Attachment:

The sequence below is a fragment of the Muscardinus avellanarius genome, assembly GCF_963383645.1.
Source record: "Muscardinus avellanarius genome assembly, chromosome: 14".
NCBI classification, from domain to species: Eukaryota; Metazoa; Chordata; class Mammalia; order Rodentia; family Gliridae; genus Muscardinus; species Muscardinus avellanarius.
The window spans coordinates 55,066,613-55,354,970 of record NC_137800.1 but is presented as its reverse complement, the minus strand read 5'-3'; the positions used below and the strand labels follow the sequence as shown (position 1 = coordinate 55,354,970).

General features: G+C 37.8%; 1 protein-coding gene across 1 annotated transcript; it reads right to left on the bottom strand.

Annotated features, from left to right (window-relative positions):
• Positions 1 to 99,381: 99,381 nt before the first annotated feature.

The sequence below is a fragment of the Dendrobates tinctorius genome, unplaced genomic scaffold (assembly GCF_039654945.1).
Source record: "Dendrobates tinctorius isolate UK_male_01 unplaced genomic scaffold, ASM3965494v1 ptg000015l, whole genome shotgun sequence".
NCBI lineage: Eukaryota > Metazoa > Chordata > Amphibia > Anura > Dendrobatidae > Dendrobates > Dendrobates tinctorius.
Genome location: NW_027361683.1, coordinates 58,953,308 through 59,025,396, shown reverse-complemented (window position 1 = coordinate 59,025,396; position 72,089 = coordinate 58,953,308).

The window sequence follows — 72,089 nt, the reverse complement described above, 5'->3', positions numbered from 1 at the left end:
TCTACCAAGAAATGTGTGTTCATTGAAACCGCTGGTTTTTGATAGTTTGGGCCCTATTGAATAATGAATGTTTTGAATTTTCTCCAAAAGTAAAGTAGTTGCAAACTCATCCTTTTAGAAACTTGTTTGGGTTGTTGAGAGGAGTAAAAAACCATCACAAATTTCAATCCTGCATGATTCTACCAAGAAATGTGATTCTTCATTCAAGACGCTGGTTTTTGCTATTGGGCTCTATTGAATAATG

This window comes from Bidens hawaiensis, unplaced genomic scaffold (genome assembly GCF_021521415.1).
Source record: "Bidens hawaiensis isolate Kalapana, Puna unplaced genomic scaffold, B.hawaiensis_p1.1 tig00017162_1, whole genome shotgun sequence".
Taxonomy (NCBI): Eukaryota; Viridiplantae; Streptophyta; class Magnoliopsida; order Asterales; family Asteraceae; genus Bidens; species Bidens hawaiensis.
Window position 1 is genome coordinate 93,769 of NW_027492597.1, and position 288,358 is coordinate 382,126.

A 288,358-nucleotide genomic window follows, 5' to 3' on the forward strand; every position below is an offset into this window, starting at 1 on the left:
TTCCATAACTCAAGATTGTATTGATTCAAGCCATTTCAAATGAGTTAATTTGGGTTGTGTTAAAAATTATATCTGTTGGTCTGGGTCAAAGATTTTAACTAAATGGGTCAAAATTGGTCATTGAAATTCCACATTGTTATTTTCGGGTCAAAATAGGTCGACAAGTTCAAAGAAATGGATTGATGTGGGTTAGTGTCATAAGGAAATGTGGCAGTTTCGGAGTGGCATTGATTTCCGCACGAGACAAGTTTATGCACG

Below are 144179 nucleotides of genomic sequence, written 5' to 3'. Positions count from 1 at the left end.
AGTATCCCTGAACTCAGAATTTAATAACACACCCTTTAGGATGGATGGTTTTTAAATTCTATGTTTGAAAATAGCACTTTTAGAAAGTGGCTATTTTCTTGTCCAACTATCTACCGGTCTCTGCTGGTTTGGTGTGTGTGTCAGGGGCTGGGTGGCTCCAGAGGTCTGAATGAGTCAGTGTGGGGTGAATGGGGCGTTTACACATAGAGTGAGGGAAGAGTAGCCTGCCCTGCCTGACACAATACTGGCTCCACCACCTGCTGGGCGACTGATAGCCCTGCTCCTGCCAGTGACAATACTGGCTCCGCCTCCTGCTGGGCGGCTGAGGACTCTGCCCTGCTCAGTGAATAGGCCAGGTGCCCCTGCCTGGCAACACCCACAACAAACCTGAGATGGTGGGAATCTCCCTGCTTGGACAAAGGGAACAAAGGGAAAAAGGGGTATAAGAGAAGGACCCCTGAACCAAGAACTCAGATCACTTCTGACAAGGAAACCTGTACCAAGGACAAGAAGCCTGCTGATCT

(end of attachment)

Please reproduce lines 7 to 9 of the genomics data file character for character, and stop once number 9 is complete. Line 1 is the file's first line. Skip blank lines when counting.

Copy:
• Positions 1 to 99,381: 99,381 nt before the first annotated feature.

The sequence below is a fragment of the Dendrobates tinctorius genome, unplaced genomic scaffold (assembly GCF_039654945.1).
Source record: "Dendrobates tinctorius isolate UK_male_01 unplaced genomic scaffold, ASM3965494v1 ptg000015l, whole genome shotgun sequence".